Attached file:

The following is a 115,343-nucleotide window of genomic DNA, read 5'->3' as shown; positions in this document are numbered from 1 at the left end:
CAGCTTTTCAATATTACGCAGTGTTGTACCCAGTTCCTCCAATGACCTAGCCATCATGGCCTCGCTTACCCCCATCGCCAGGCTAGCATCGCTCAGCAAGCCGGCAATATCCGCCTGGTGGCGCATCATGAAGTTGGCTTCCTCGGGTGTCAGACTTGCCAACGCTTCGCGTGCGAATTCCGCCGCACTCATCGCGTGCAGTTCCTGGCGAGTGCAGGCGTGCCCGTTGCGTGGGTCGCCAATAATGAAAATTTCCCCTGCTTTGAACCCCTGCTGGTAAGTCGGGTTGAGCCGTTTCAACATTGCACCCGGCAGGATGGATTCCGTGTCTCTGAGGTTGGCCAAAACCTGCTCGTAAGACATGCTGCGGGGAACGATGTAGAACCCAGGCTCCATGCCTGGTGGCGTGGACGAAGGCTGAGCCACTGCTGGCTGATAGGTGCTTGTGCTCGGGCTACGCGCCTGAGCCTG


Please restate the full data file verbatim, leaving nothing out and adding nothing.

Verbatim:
The following is a 115,343-nucleotide window of genomic DNA, read 5'->3' as shown; positions in this document are numbered from 1 at the left end:
CAGCTTTTCAATATTACGCAGTGTTGTACCCAGTTCCTCCAATGACCTAGCCATCATGGCCTCGCTTACCCCCATCGCCAGGCTAGCATCGCTCAGCAAGCCGGCAATATCCGCCTGGTGGCGCATCATGAAGTTGGCTTCCTCGGGTGTCAGACTTGCCAACGCTTCGCGTGCGAATTCCGCCGCACTCATCGCGTGCAGTTCCTGGCGAGTGCAGGCGTGCCCGTTGCGTGGGTCGCCAATAATGAAAATTTCCCCTGCTTTGAACCCCTGCTGGTAAGTCGGGTTGAGCCGTTTCAACATTGCACCCGGCAGGATGGATTCCGTGTCTCTGAGGTTGGCCAAAACCTGCTCGTAAGACATGCTGCGGGGAACGATGTAGAACCCAGGCTCCATGCCTGGTGGCGTGGACGAAGGCTGAGCCACTGCTGGCTGATAGGTGCTTGTGCTCGGGCTACGCGCCTGAGCCTG